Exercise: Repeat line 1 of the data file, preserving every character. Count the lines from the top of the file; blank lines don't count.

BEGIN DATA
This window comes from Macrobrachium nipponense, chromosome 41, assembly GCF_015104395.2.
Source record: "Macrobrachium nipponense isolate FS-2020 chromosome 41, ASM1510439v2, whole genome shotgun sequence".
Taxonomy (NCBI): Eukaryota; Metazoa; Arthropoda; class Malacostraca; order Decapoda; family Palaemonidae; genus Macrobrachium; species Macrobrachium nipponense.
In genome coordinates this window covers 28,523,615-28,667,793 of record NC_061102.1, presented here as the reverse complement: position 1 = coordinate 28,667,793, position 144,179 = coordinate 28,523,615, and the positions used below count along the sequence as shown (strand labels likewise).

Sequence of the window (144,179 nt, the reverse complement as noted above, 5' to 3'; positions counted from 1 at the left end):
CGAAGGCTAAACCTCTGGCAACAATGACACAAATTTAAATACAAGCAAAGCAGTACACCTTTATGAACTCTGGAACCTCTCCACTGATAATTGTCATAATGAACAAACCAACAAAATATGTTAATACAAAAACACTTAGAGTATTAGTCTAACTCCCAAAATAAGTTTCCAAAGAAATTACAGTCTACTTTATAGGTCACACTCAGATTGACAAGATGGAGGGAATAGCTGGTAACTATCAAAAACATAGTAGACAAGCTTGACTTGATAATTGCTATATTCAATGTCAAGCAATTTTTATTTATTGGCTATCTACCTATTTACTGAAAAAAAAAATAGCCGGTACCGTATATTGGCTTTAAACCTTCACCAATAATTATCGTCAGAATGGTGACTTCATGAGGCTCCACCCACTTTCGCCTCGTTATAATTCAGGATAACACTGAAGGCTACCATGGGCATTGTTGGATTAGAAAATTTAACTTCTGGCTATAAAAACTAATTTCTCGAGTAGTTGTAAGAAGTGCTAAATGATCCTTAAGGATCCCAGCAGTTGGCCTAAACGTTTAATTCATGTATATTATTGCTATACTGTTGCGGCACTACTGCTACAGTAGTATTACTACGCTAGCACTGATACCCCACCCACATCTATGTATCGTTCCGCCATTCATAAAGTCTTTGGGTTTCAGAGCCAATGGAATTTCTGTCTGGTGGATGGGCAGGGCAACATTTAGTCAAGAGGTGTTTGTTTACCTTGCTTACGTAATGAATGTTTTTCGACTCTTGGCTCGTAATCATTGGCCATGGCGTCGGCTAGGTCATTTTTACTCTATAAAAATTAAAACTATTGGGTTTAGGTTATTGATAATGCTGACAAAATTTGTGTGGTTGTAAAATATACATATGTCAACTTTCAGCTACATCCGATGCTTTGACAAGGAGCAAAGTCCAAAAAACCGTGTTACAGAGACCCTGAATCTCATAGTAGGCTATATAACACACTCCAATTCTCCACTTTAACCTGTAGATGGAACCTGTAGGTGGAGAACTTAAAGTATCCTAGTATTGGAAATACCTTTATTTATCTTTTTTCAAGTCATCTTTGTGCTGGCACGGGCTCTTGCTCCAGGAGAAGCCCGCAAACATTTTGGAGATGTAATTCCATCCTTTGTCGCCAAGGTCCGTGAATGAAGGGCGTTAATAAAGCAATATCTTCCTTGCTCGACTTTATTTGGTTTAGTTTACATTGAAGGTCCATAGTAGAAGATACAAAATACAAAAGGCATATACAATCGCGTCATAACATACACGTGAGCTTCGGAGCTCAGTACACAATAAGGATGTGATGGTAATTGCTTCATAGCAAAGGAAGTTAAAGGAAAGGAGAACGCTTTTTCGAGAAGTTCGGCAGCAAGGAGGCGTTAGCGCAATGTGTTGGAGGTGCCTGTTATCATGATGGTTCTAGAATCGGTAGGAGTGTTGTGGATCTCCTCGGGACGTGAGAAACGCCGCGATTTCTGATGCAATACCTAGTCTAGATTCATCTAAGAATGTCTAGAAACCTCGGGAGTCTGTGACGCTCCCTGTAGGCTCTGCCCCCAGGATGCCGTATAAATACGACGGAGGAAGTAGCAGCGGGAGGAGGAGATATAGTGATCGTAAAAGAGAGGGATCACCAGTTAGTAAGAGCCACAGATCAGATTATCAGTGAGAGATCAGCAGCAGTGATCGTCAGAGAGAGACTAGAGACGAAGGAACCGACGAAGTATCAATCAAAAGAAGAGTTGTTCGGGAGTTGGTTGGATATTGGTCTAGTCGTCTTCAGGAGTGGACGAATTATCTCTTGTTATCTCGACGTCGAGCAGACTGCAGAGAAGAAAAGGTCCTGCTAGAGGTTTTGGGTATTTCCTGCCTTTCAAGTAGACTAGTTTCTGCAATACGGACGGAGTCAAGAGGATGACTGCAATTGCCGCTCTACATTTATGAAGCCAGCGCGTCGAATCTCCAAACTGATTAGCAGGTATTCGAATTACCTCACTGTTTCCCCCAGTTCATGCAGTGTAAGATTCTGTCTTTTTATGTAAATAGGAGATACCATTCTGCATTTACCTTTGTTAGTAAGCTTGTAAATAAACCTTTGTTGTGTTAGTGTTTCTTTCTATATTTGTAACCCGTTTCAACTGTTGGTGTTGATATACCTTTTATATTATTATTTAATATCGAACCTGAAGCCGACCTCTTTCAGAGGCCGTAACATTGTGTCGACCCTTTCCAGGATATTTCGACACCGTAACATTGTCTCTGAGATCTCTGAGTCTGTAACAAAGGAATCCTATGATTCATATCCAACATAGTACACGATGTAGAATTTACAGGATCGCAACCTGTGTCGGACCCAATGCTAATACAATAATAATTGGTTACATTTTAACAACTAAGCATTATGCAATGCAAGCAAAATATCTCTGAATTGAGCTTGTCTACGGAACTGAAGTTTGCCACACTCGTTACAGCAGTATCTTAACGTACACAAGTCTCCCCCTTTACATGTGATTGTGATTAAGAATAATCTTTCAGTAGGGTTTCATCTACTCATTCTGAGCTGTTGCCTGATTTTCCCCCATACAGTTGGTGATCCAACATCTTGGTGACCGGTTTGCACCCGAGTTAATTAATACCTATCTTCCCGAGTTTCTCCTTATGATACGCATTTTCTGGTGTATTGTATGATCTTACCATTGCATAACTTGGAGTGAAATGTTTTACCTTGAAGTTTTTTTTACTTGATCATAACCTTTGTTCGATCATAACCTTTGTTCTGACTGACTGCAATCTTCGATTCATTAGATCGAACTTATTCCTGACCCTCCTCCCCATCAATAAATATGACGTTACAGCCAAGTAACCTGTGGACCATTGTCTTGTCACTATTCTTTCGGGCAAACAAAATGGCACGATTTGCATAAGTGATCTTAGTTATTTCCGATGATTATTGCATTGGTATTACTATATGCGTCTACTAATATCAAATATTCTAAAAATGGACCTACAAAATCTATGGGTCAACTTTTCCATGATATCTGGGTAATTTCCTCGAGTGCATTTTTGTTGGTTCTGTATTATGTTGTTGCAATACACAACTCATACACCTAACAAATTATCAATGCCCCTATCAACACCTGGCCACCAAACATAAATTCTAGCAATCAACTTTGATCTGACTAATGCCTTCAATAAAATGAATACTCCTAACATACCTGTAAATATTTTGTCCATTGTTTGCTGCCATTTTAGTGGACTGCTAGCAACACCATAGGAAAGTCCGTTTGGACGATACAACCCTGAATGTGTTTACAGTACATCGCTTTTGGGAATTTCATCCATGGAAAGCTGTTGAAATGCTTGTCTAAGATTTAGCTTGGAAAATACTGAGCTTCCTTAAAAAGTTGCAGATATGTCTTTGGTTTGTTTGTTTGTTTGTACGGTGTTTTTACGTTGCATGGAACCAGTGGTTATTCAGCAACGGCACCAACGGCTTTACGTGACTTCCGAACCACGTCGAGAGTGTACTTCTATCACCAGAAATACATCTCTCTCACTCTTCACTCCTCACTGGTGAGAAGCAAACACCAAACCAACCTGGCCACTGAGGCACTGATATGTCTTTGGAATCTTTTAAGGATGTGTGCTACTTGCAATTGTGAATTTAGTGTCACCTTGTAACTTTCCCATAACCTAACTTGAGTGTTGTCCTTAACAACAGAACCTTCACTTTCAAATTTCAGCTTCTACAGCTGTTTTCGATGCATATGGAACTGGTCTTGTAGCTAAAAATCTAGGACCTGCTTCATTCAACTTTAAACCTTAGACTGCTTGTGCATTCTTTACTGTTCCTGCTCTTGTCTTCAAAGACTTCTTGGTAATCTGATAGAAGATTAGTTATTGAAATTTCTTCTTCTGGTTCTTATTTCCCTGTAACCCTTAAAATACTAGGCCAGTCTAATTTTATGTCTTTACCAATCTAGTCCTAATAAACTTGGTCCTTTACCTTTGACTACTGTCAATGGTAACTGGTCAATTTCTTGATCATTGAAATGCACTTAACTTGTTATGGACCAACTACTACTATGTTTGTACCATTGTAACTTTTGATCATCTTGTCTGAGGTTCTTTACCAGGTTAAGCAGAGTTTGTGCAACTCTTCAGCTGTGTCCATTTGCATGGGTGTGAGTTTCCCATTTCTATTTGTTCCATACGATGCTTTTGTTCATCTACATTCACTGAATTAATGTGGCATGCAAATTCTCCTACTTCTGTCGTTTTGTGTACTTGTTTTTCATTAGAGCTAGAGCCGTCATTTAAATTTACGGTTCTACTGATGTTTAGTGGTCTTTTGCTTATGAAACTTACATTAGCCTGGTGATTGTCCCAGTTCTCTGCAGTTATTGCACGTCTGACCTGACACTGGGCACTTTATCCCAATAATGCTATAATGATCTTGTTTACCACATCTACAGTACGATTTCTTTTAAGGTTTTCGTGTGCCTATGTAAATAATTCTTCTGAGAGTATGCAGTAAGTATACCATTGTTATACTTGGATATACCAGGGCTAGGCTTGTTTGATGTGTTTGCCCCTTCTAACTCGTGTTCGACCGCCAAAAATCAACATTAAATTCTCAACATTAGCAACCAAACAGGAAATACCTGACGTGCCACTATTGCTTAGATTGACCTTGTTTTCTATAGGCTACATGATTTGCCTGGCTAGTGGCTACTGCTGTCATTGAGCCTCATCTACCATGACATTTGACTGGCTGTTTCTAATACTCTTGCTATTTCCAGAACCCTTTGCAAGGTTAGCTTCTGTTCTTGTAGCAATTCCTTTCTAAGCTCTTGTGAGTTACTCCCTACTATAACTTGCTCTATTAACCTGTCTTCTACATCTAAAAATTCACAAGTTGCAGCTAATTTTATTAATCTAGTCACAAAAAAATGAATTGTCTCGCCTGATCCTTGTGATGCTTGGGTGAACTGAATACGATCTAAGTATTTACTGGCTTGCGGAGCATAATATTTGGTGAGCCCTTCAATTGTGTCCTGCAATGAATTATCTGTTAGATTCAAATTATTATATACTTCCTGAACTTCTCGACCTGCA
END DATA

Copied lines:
This window comes from Macrobrachium nipponense, chromosome 41, assembly GCF_015104395.2.